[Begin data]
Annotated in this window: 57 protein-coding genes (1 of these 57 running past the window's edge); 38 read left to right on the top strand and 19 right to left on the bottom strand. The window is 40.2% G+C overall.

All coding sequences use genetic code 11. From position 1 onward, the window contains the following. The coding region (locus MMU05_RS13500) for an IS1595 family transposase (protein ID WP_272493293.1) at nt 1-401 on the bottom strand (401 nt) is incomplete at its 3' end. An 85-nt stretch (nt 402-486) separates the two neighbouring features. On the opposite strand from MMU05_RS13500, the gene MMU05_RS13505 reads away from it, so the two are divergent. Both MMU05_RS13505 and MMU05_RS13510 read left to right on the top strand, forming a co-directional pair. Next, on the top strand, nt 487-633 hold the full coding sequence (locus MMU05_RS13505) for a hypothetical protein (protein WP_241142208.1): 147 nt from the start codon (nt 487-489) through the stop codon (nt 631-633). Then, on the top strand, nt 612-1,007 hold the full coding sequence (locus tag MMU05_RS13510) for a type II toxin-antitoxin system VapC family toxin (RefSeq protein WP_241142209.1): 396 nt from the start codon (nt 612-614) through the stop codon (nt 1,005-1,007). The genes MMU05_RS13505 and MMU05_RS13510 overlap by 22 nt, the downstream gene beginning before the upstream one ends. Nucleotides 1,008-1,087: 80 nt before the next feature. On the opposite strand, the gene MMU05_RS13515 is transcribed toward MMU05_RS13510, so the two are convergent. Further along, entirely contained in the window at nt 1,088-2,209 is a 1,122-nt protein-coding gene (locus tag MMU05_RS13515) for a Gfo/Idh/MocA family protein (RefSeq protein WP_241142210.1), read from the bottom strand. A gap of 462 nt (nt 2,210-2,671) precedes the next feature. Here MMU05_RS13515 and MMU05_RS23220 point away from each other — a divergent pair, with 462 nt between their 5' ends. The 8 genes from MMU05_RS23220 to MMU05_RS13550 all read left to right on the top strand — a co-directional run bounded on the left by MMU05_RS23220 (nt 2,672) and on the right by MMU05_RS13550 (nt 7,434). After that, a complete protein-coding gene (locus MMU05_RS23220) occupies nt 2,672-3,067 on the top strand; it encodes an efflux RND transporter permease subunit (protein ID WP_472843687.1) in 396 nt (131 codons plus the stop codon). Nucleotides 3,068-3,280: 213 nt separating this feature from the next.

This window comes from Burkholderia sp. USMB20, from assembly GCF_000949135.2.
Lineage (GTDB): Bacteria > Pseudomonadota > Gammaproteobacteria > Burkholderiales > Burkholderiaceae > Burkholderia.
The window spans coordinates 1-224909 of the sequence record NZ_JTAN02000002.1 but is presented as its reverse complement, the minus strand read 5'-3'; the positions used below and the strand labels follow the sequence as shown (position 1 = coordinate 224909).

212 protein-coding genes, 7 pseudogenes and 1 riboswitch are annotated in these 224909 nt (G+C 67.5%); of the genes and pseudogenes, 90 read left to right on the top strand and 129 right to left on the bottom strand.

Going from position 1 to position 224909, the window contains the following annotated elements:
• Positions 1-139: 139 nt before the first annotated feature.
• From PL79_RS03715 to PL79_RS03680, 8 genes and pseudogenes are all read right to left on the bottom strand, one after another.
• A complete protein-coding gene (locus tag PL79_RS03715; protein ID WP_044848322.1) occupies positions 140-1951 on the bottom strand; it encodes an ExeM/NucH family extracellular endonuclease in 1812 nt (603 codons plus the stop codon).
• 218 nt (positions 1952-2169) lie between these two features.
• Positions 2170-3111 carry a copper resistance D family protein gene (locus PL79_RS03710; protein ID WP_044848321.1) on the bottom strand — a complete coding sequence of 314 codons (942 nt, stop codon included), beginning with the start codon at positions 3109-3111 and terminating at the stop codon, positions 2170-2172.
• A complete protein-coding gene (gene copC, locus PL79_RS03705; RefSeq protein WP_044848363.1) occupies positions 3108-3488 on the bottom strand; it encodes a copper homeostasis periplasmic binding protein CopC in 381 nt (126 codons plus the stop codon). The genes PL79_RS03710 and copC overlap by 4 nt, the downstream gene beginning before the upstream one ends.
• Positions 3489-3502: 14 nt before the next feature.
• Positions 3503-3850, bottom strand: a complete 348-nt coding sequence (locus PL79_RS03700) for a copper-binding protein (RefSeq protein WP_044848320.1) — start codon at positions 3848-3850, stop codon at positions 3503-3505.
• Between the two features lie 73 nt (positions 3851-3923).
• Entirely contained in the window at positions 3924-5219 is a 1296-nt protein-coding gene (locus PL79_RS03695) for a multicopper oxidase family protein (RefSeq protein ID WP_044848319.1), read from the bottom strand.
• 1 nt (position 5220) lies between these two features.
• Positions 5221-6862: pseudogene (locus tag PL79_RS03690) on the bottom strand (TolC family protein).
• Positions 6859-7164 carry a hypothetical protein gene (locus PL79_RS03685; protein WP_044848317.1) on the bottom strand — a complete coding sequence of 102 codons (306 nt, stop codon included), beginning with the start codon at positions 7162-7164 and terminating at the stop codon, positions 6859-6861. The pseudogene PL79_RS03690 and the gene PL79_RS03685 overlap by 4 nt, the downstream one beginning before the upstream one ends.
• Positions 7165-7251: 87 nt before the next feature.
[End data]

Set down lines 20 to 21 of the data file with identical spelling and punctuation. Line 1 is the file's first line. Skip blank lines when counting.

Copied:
• Positions 6859-7164 carry a hypothetical protein gene (locus PL79_RS03685; protein WP_044848317.1) on the bottom strand — a complete coding sequence of 102 codons (306 nt, stop codon included), beginning with the start codon at positions 7162-7164 and terminating at the stop codon, positions 6859-6861. The pseudogene PL79_RS03690 and the gene PL79_RS03685 overlap by 4 nt, the downstream one beginning before the upstream one ends.
• Positions 7165-7251: 87 nt before the next feature.